Velting has been working in the garage door business for 15 years and decided to go out on his own in 2010 and start his own business.
“When you tell people your opening a business in an economy like this, a lot of people look at you like your crazy, but I saw that there was an opportunity for a company that offered top-notch equipment and personalized service to succeed”, said Velting.
Velting’s instincts were correct. He was able to fill a niche in the Central Jersey area and since opening the company he has been able to consistently grow the business. Things have really started to take off over the summer. “Service call volume is up 50% in the past six months”, states Velting “and sales and repair business are up 20% and 35% respectively in the past two months.”
Their client list has steadily grown. They not only service residential garages, they offer solutions from a single, one-car home garage to up to large-size car dealerships and industrial complexes. Velting Overhead Doors handle regular commercial clients like Pinebelt and Silverline Windows.
With their business on solid footing and growing, Velting contacted Benchmark Overhead Doors about acquiring their warranty business as an avenue for growth. Velting stated “the owner of Benchmark and I have known each other a few years now, and had worked together in the past before each deciding to start our own businesses. About a week ago he and I were talking about getting our families together for dinner, and he mentioned in passing that he was thinking about getting out of the business but wasn’t sure what to do, because he didn’t want to just abandon his customers. We both offered the same product line, and I was familiar with his caliber of work, so I offered to take on his customer base, and future workload, as well as offering an “installation warranty” transfer program. We are in the process this week of taking their phone numbers over into our office so that their customer base isn’t just getting dead air when they call.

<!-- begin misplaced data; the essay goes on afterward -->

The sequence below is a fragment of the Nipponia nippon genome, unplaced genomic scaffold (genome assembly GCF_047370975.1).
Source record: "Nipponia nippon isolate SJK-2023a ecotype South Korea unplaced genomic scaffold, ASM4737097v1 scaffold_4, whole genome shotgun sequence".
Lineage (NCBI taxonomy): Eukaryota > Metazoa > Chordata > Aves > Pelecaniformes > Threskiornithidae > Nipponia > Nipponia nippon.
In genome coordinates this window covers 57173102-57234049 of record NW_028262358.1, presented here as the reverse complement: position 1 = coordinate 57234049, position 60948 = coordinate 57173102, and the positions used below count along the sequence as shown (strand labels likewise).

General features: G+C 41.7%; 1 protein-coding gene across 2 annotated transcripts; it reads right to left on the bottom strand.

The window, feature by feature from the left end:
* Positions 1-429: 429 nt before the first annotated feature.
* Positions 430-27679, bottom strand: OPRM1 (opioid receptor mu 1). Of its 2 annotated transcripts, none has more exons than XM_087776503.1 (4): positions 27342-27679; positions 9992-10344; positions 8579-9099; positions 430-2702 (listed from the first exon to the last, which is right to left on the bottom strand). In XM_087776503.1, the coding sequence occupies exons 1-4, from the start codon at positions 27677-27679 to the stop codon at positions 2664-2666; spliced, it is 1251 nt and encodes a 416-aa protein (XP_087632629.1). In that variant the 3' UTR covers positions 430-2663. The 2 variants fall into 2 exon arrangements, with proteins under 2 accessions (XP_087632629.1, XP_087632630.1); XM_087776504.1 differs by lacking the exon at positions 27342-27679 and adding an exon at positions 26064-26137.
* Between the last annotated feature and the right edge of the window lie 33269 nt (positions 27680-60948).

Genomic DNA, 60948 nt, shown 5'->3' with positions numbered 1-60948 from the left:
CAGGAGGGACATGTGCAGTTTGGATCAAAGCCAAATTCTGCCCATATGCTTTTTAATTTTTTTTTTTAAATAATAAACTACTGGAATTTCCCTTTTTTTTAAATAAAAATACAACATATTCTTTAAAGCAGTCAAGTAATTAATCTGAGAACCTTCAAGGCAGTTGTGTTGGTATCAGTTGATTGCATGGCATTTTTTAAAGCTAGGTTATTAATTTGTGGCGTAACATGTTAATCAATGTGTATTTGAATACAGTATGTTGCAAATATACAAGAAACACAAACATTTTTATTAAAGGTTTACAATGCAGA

Velting continued “there were a few things that made us think this would be a good thing to move forward on, the first being that we offer the same product line. The second reason would have to be Benchmark’s main concern was that their customers wouldn’t have anyone to turn to if they had an issue. One cornerstone of our business model is that we are trying to take the business/customer relationship back to the days when you were able rely on and trust the service you were provided. We’ve strived to provide national brand name products with the feel of a small town general store; where the customer and employees know each other by name and not some invoice or reference number. The third and final reason this was an attractive opportunity for us in that by taking on their workload and broadening our customer base it may afford us an opportunity to hire new employees, which in turn helps our local economy and unemployment rates.”